Your Regional Guide To The Performing Arts

Zachary Stevenson Says Hello to Chicago as Buddy Holly

Zachary Stevenson Says Hello to Chicago as Buddy Holly
Photo Credit: Cim McDonald Photo

Buddy Holly only enjoyed a few years of performing his music to adoring fans before a tragic plane crash cut his life short at just 22 years old. Knowing that, having performed on and off as Holly in Buddy—The Buddy Holly Story for 12 years is surreal for actor Zachary Stevenson.

“I’ve now sung Buddy Holly songs more than Buddy Holly,” Stevenson says. “It is a bit weird.”

“That dawned on me and it’s neat, in a way, but it’s also sad in a certain way too. I sometimes wonder what Buddy Holly would think of me performing as him for so long. It’s a bit strange in some ways, but I like to think I do him honor.”

Even in the bittersweet moments it’s impossible for Stevenson not to reflect on the ways in which Holly has impacted his life.

When he took his first shot at the role in 2006 it was just a summer gig in Ontario. Stevenson never would have imagined spending so much time playing one character.

He says there is so much to love about the show. From the talented performers drawn to it to the delight it brings to so many audiences. Part of the joy in performing as Holly is greeting audiences afterwards and seeing how much Holly’s music means to them.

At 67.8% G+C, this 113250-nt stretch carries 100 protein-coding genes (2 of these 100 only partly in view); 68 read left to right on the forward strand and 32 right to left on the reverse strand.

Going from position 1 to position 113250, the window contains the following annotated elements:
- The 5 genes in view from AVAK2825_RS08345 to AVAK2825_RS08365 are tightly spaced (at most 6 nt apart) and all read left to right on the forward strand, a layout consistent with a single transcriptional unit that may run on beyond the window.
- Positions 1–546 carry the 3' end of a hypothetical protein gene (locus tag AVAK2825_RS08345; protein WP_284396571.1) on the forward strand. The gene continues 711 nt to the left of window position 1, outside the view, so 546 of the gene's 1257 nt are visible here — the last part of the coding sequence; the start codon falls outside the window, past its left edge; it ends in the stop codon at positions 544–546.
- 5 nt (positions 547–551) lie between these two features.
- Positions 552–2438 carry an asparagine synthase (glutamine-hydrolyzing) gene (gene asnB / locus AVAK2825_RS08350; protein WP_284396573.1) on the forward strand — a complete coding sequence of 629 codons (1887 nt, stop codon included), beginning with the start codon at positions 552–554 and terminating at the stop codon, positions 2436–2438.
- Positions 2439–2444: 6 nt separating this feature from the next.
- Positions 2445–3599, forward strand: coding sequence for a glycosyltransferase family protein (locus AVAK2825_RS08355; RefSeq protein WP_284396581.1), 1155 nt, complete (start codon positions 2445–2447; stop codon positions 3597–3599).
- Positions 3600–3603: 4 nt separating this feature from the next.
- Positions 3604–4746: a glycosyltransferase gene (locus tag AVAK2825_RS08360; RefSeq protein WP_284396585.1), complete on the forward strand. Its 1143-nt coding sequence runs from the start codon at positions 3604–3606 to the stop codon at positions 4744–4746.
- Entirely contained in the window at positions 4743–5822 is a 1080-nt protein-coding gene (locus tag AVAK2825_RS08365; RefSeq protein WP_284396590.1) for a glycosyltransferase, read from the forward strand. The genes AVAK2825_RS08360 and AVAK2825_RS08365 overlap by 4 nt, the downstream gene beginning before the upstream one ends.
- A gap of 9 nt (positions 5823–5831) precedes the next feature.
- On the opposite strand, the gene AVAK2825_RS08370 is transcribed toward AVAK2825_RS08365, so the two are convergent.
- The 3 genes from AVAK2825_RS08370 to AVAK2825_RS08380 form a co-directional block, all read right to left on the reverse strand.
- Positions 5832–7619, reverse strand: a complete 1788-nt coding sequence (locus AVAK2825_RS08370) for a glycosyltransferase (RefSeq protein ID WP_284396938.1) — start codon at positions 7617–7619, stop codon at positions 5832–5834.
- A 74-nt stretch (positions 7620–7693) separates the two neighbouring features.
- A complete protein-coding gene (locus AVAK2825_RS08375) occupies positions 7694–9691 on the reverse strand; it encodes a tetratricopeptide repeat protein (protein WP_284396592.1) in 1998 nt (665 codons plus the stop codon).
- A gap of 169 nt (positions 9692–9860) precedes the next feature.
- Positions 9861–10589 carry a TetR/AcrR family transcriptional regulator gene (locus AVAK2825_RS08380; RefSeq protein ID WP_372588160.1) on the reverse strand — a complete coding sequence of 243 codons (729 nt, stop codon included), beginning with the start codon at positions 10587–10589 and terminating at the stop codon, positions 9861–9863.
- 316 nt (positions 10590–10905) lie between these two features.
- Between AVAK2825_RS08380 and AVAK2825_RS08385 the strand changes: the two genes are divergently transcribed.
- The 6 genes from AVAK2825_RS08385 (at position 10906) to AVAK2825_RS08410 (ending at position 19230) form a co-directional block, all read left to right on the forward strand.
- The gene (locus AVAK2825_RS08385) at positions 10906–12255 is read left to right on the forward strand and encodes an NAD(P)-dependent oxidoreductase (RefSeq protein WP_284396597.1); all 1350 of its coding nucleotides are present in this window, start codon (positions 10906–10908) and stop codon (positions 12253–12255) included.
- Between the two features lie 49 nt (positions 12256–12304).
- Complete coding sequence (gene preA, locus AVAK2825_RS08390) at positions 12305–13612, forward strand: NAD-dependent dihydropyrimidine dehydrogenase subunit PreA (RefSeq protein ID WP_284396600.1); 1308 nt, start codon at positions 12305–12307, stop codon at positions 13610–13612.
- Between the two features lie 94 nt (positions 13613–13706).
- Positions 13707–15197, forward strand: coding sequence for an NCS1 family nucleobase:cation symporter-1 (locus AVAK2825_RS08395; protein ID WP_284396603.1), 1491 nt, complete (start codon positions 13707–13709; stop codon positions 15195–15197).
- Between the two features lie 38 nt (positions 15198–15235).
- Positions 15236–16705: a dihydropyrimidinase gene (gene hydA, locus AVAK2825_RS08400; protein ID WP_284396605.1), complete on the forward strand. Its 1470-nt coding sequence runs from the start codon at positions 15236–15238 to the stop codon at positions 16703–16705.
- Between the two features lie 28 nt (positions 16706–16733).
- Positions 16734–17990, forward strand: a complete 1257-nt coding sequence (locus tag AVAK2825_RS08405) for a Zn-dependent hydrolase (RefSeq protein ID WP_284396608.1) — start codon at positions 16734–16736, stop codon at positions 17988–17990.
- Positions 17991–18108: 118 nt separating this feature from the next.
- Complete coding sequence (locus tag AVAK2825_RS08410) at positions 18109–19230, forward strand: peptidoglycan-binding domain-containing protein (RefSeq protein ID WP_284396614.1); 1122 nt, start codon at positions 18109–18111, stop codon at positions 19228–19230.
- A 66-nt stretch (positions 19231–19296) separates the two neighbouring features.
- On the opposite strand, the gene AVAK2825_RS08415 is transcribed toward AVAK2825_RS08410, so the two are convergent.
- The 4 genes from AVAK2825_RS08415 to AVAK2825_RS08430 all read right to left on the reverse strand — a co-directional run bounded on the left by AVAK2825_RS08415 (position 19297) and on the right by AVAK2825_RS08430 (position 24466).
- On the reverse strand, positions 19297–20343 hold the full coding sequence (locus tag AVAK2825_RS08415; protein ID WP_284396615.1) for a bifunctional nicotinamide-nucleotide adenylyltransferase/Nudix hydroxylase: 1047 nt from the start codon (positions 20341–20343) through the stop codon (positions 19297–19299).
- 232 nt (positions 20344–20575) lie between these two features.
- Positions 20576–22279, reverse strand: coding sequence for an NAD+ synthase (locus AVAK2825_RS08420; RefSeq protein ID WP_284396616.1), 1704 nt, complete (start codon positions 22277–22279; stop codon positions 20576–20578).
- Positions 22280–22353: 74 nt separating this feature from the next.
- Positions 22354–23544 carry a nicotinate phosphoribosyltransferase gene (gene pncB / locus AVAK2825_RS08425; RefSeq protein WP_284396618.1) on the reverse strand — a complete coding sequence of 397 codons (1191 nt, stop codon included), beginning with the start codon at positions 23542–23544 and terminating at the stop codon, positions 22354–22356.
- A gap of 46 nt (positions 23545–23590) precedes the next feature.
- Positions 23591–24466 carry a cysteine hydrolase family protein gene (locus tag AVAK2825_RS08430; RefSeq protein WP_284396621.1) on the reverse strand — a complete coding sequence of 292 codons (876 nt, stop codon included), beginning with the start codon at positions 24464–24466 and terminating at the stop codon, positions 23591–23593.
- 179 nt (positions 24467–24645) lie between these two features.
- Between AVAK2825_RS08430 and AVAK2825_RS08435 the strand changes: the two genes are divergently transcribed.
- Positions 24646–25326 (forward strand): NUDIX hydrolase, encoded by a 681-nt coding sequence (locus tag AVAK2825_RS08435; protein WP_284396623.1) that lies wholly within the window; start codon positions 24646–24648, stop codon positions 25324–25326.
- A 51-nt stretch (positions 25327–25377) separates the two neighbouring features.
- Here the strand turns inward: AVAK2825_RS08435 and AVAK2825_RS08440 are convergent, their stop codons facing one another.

“People share their stories with me,” Stevenson says. “They remember where they were when they heard he (Holly) died or their older sibling played the records. Or it takes them back to their childhood home. They remember dancing with their first love to a Buddy Holly song or a Buddy Holly song was their wedding song...It really means a lot to them to experience this kind of a show. It’s really transporting for them.”

Night after night Stevenson sees groups of energized audiences who are equally captivated by Holly’s work.

Sometimes shows based on real people—Million Dollar Quartet or Jersey Boys for example— get tossed aside or labeled as just “nostalgia trips.” But for audiences these shows can have a power that’s almost indescribable.

“There is a deeper meaning beyond the culmination of words and music,” Stevenson explains. “People have experiences connected to it which is deeper than just the surface. It’s much deeper than what we can put out there. We can’t imagine what that means.”

Professional impacts aside playing Holly has influenced even Stevenson’s personal life.

He says he met his wife during a production of Buddy in Kansas City several years ago. Some of his best friends have been part of past productions and the show has linked him to other “Buddys” all over the world.

The show even prompted a move from Canada to the United States.

“It’s the gift that keeps on giving in a way,” Stevenson says of the show.

When Stevenson and his wife finally made the plunge to move to Chicago earlier this year—a move they’d looked forward to for some time—there “Buddy” was once again to greet him.

Stevenson jumped at the chance to take up the role once again.

What better way to say “hello” to a new city?

“Moving to a new city can be very hard,” Stevenson says. “This experience has made me feel welcome I’m very happy for it.”

“Buddy—The Buddy Holly Story” is playing now in its extended run with American Blues Theater until September 15. For tickets call (773) 327-5252 or visit online at

Land Rover
Drumlin Ridge
Pier 106